The Great Conjunction: Don’t Miss This Rare Cosmic Event That Hasn’t Occurred Since 1623

This year will conclude with one of the rarest astronomical events you can witness - the closest Great Conjunction since the past several hundred years.

This year will conclude with a unique astronomical spectacle: Jupiter and Saturn will be so close that they will form a “double planet”. The Great Conjunction, as the alignment of the two planets came to be called, has not occurred for almost 800 years. The planets have not been this close since 1623 while also people have not had the chance to observe them this close since the Middle Ages, in 1226.

A millennial history of observations

For a long time, people have observed Jupiter and Saturn. They were considered the most distant planets until they discovered Uranus, Neptune, and Pluto. In the sky, the giant planets Jupiter and Saturn looked like bright stars.

Saturn and Jupiter converge approximately every 20 years. Astrologers believed that this conjunction of the planets was the beginning of a new 20-year cycle, the longest cyclic pairing cycle known to them.

Some scholars suggest that such a connection is described in the New Testament as the Star of Bethlehem. It is the conjunction of Jupiter, Saturn, and Mars at the beginning of March 6 BC. and is mentioned in the Bible.

The Rare Great Conjunction of 2020

The rarity of the 2020 Great Conjunction makes it an absolutely mandatory sight. As we said, the last time there was such a close alignment of Saturn and Jupiter in the sky was hundreds of years ago. Moreover, if you miss this one, you would have to wait for another 60 years until a similar close alignment occurs.

According to EarthSky, coinciding with the winter solstice of December 21, 2020, the two planets will be only 0.1 degrees apart – less than the diameter of the full moon. However, while they may appear very, very close to the naked eye, they are actually still hundreds of millions of kilometers apart, NASA said.

Two decades ago in 2020, during the last Great Conjunction, observations were nearly impossible. In this specific case, the two gas giants aligned too close to the Sun. This time, however, we should get a clear view of the astronomical event.

According to NASA, the large junction will be visible shortly after sunset, low in the southwestern sky when viewed from the northern hemisphere.

The path of Saturn and Jupiter to their final Great Conjunction. Credit: NWS Seattle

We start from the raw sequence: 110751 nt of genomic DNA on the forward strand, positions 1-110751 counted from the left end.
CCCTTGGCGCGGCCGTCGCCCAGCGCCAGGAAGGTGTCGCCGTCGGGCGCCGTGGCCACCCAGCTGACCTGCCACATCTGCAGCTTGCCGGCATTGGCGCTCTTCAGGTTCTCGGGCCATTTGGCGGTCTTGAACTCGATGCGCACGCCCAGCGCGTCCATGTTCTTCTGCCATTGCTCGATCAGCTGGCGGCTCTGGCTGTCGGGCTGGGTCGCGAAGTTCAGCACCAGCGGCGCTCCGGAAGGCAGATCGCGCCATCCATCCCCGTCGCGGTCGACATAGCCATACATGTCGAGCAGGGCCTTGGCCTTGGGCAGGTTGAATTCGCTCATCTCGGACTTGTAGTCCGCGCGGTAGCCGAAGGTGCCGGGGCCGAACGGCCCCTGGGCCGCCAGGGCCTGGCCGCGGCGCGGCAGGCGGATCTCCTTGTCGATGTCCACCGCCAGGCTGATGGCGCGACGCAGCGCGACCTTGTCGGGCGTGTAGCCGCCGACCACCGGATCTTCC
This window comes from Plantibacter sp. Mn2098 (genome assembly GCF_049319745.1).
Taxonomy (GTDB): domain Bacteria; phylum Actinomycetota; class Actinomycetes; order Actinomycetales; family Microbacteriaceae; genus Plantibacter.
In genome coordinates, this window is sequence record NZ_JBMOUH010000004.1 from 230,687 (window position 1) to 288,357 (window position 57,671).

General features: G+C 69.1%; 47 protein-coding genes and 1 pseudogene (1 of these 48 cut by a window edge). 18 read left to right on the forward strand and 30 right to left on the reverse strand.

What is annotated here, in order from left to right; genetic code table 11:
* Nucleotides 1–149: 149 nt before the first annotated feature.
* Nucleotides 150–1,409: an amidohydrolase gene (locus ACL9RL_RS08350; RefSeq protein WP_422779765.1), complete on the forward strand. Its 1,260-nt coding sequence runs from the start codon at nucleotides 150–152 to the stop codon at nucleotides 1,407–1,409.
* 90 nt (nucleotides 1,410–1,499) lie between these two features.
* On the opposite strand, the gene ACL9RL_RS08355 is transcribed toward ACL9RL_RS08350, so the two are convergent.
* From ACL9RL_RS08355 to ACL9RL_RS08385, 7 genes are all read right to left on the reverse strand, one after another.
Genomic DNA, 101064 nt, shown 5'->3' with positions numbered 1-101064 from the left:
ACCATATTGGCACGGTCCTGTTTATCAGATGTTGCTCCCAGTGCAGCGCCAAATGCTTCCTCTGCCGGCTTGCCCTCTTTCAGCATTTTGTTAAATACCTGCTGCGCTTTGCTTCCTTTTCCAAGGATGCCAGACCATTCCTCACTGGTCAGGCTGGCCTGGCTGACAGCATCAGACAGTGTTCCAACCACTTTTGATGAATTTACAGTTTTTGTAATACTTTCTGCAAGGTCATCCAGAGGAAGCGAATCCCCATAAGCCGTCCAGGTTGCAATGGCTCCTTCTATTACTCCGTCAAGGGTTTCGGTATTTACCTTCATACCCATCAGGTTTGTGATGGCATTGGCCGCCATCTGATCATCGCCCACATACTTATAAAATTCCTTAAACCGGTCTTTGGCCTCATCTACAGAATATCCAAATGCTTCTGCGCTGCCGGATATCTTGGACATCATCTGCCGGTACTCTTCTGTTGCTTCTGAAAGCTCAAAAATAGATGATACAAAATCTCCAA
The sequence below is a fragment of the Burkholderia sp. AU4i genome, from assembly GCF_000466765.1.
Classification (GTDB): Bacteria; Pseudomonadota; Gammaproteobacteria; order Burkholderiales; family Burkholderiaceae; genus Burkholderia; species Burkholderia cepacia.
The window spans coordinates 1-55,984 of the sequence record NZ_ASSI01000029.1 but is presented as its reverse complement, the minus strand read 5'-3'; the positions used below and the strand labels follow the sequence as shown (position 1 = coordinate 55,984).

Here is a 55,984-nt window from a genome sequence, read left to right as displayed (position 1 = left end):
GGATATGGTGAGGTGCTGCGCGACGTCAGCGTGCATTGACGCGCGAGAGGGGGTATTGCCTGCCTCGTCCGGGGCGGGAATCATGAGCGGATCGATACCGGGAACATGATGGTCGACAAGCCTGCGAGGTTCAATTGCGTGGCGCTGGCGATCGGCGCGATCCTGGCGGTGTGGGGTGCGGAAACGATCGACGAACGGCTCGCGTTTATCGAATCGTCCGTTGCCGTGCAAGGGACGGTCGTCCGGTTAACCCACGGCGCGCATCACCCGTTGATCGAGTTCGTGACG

The path of Saturn and Jupiter to their final Great Conjunction. Credit: NWS Seattle

By the way, observing the two planets will be possible throughout the entire month of December. In fact, the alignment of the planets began months ago, and currently, you can spot them easily every night.

For the remaining days until December 21, you can go out every single night and see how the two planets get closer and closer to each other. If you decide to do it, you will see that Jupiter is the brightest star in the sky currently while Saturn is nearly as bright on Jupiter’s east side.

This event can be observed from anywhere on Earth, provided the sky is clear.

“The further north an observer is, the less time he will have to catch a glimpse of the conjunction before the planets sink below the horizon,” Rice University astronomer Patrick Hartigan said.

The planets will appear very close for about a month, giving observers plenty of time to witness a spectacular alignment. Even more, the Great Conjunction will happen on the day of the winter solstice which, as you probably can tell, resulted in even more astrological predictions about this month and the future.

In case you miss this Great Conjunction, you will have more chances once every 20 years. However, the two planets will not be as closely aligned until as early as 2080 which is too much time to wait. In other words, don’t miss it!


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Sources: 

Lewis, S. (2020, December 03). Jupiter and Saturn will come within 0.1 degrees of each other, forming the first visible “double planet” in 800 years.

• A magnified view of Jupiter and Saturn at conjunction. (n.d.).

Vladislav Tchakarov

Hello, my name is Vladislav and I am glad to have you here on Curiosmos. My experience as a freelance writer began in 2018 but I have been part of the Curiosmos family since mid-2020. As a history student, I have a strong passion for history and science, and the opportunity to research and write in this field on a daily basis is a dream come true.
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